What do coping and being resilient mean to you? What does coping actually look like for you? And what does it feel like?
For many people, I think there is still the Victorian Britain image of coping. The stiff upper lip, being a rock, shouldering the responsibility, putting on a brave face and so on. These expressions all smack of isolation. They imply going it alone, not sharing with or burdening others. They epitomise the strong person, be it the father, mother, business owner, manager, leader or carer for example, who always has the answer, doesn’t reach out for help and never shows their emotions.
Behind the scenes, however, all is not well. It’s just that you’re trying to make it look like all is well, that you’re coping and you’ve got it covered. So, what is actually going on for that individual when they are putting on a brave face and not burdening others with their problems?
Well, from personal experience, it feels lonely. When you think that you cannot turn to anyone for support, you take on the responsibility of finding the answer alone. And you might not turn to others for many reasons. You may feel ashamed for not knowing how to solve the problem. For making a mistake or not being able to handle it on your own. Perhaps you’re stopped from asking because you imagine people will think you are stupid, ineffective, irresponsible or incapable. Maybe you are concerned for the impact it will have on your marriage, career or relationships with your kids, friends and family. Or even the future of your kids. And so maybe that makes you feel guilty. Perhaps you are held back by the stigma of failure or appearing weak? Shame can play a big part in staying silent and “coping” in quiet desperation.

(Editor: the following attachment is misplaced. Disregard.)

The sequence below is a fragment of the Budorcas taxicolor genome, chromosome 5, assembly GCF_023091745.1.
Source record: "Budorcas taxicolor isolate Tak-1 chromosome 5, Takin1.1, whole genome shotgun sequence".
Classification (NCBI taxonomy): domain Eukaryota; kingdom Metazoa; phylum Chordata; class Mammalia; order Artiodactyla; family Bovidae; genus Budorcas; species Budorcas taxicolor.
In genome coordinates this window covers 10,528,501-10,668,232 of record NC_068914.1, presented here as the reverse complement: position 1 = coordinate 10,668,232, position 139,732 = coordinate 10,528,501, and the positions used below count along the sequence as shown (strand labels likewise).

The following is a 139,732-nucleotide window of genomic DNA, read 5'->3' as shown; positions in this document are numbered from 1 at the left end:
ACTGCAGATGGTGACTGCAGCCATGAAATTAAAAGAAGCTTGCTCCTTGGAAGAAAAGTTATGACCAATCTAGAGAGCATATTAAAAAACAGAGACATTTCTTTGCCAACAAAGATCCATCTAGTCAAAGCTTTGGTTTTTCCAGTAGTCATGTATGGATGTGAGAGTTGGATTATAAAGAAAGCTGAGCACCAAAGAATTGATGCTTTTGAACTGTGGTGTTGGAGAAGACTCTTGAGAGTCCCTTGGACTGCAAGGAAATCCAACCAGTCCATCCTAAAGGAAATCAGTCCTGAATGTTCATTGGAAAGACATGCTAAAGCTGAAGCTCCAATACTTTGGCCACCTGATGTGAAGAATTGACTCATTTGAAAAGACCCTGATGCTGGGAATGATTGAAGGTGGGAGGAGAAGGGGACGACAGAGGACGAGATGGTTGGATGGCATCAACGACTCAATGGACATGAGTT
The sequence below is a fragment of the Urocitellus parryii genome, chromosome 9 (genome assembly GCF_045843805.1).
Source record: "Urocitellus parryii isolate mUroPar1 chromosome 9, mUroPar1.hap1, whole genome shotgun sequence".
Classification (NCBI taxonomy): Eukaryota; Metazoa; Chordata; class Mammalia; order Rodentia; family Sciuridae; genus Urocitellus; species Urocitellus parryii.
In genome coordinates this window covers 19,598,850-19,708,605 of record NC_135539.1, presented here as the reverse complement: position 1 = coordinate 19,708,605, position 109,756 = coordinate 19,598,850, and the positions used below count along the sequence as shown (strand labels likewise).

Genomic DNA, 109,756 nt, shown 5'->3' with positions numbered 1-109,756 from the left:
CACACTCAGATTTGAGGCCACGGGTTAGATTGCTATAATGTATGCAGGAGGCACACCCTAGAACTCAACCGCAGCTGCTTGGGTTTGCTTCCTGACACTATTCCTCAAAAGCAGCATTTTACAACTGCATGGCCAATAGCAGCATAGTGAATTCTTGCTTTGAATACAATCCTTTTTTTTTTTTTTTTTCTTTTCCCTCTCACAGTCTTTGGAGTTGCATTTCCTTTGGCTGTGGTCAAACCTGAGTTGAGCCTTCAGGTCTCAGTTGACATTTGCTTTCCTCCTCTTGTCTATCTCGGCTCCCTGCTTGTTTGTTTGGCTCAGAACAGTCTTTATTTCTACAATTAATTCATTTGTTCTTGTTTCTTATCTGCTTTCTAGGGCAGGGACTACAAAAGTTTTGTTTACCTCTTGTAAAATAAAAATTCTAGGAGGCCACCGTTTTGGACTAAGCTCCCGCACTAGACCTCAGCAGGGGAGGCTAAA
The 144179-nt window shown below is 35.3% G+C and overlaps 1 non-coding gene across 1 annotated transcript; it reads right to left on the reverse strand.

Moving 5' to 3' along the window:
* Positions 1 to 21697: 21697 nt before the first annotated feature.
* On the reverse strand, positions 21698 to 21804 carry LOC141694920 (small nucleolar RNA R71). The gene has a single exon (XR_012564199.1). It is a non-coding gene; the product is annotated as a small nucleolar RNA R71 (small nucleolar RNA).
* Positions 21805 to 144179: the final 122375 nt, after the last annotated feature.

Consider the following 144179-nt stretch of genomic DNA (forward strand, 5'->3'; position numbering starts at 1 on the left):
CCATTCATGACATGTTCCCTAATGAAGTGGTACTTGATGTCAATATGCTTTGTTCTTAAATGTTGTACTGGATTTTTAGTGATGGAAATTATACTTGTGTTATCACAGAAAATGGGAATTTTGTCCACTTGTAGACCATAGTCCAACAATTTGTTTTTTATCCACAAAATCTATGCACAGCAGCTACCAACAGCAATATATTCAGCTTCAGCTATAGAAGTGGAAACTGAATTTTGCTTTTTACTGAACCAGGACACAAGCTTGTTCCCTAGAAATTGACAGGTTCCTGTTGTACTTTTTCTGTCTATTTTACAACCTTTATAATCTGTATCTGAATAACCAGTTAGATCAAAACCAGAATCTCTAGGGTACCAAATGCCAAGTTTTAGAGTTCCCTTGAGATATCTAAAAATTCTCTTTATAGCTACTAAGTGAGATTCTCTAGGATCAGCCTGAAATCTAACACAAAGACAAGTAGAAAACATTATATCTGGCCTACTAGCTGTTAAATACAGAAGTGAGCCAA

I also felt stuck. If you cannot go to others for advice or support, it is often difficult to find new perspectives and approach the challenge with fresh eyes. Therefore, you get stuck in a rut and keep doing the same things and hoping you’ll get different results. That feeling of “stuck” and perhaps feeling hemmed in, restricted or confined is debilitating. It makes you tense, frustrated, irritated and anxious, which affect your concentration and focus. In this state, it can be hard to sleep. And you may be distracted and distant with those closest to you. Which impact on your relationships, work productivity and engagement as well as your health and well-being.
You might experience tension headaches or migraines, tight shoulders and chest which could lead to shortness of breath and a sense of panic. You might have low energy and diminished sex drive.